"אני לא מוצא את האוכל שלי."

Translation:I can't find my food.

July 12, 2016

18 Comments
This discussion is locked.


https://www.duolingo.com/profile/photo.iep

Can't this also be translated as "I am not finding my food"?


https://www.duolingo.com/profile/yf212

I tried that and it wasn't accepted. :( I thought it should have been.


https://www.duolingo.com/profile/AdamOlean

Yes, that's something we'd say while actively—or still in the process of—searching. The contracted form should be accepted too: "I'm not finding my food".

This would be a more common problem for some people who habitually misplace their glasses, keys, and phones. It's not like I would know anyone like that. I'll refrain from naming names to protect the guilty! :-)


https://www.duolingo.com/profile/Linda118050

It's still not being accepted! :( I reported it.


https://www.duolingo.com/profile/zion11dotcom

ani lo motzé et ha-ókhel sheli


https://www.duolingo.com/profile/Marnie195447

Is this different from "I don't find my food?" Wouldn't the verb "yehol/yehola" and then the infinitive of "to find" be correct for "I can't find..."? Or is this correct as a bit of a colloquialism?


https://www.duolingo.com/profile/AlmogL

I'm not a native English speaker, but I will carefully give my opinion here, that in this case the idiosyncrasy is in English. "I can't find my so-and-so" actually means I don't find, or I am not succeeding in finding it. But idiomatically, English speakers use "I can't find", and Hebrew speakers use אני לא מוצא/ת to mean the same thing.


https://www.duolingo.com/profile/Mnatseah

What's wrong with "I am not finding"


https://www.duolingo.com/profile/Helen613612

Basically, it's bad grammar in English. English speakers would not use that form of words.


https://www.duolingo.com/profile/moelad

why are people downvoting this comment?. its true, english speakers never say '' im not finding'' it sounds weird.


https://www.duolingo.com/profile/AdamOlean

Hi, amerlad. I'd agree that it sounds weird without a relevant context. But even if the imperfective, negative expression is not the most frequent, central ("protoptypical") use of the verb find in many situations, that doesn't mean English speakers never use it.

Try an internet search for "I'm not finding". That should provide examples of it being used in a variety of situations, including present (ongoing) situations, habitual situations, and both concrete and abstract uses (e.g., not finding someone or something to have a specified property/characteristic/attribute). Some of these situations aren't so uncommon, especially if you know people who are always losing and looking for things!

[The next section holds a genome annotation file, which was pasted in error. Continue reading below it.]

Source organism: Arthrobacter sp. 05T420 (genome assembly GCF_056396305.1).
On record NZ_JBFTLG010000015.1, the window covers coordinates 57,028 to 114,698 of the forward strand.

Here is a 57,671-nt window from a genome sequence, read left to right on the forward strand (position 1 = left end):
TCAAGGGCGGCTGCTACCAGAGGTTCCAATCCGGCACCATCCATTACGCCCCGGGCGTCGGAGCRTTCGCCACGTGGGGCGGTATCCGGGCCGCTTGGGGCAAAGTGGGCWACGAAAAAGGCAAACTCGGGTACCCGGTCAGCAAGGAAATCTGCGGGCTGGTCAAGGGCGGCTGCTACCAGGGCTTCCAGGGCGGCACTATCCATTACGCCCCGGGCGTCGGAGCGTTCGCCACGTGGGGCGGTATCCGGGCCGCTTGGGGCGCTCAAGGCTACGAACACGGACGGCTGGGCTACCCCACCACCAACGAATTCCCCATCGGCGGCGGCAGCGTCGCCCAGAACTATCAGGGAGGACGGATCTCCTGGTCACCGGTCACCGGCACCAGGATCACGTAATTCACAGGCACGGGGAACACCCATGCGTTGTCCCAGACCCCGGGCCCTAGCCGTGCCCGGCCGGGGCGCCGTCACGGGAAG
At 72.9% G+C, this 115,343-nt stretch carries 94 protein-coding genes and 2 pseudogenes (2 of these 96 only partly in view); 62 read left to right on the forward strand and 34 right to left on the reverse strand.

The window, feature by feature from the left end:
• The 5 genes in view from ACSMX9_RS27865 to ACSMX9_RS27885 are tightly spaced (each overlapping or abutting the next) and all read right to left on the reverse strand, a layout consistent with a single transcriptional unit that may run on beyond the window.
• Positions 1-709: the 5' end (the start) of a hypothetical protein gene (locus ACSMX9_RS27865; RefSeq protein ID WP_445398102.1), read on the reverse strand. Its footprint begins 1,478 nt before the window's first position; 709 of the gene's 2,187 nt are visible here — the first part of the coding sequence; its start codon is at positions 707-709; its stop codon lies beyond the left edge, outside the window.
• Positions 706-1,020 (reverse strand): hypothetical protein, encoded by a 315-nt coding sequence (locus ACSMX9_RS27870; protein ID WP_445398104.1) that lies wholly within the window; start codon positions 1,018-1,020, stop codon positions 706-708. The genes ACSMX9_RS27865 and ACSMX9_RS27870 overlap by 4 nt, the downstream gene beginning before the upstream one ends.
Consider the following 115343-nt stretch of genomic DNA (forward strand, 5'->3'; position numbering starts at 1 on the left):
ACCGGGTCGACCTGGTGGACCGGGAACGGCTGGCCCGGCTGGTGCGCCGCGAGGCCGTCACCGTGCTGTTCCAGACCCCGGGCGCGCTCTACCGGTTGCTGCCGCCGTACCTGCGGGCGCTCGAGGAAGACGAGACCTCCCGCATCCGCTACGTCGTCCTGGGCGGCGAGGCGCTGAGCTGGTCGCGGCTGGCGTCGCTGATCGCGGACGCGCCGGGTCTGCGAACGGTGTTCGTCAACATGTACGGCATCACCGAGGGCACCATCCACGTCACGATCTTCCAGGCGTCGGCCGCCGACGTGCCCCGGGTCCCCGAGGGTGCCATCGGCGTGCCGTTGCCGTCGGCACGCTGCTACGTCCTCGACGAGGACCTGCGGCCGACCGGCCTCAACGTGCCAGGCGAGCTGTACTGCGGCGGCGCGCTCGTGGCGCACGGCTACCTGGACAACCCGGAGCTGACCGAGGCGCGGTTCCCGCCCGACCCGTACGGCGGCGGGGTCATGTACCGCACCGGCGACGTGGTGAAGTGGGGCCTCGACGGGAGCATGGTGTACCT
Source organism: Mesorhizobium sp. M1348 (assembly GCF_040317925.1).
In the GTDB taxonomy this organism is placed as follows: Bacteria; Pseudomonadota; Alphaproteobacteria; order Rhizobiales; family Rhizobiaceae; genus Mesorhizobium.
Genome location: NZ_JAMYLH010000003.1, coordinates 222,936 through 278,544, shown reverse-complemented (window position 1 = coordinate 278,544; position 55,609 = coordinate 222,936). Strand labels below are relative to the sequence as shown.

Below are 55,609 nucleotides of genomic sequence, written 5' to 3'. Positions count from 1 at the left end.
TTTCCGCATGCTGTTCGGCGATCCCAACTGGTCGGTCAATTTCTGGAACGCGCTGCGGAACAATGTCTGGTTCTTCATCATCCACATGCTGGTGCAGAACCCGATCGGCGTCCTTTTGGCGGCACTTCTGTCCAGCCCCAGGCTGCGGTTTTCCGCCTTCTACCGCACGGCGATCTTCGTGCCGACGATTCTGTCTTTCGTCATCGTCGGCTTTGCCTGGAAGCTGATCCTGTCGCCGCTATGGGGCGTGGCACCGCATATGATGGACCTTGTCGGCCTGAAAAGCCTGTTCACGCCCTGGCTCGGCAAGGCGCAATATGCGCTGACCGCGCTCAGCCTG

(By the way, I didn't downvote the comment. Some might be doing so because it makes an inaccurate overgeneralization, although one that's easy to make. )


https://www.duolingo.com/profile/Aaron750111

Translation is wrong since there is no יכול למצוא. You would expect this in a translation.


https://www.duolingo.com/profile/AniOhevYayin

Except that languages genuinely express modality without a modal verb sometimes. Hebrew throughout the history of the language has done, Spanish can do so, etc. True, יכול למצוא is certainly possible.


https://www.duolingo.com/profile/norqxH

Can i also say: אני לא יכול למצוא את האוכל שלי ?


https://www.duolingo.com/profile/AniOhevYayin

A couple of things to note: (1.) the modal "can/can't" in biblical Hebrew is often done with the imperfect (yiktol). The sentence here with "can't" is really about the various ways English can do this sentence, not really about the Hebrew. The Hebrew does not have ykl. (2) Hebrew is backwards in the sentence on this page for me. The sentence on the screen for me is: שלי האוכל את מוצה לא אני. This has been happening a lot. I don't always report it.


https://www.duolingo.com/profile/JaniceBruc1

Since I am a gal I find it strange when the program either marks me wrong or says that I have a typo when I use the feminine first person singular.

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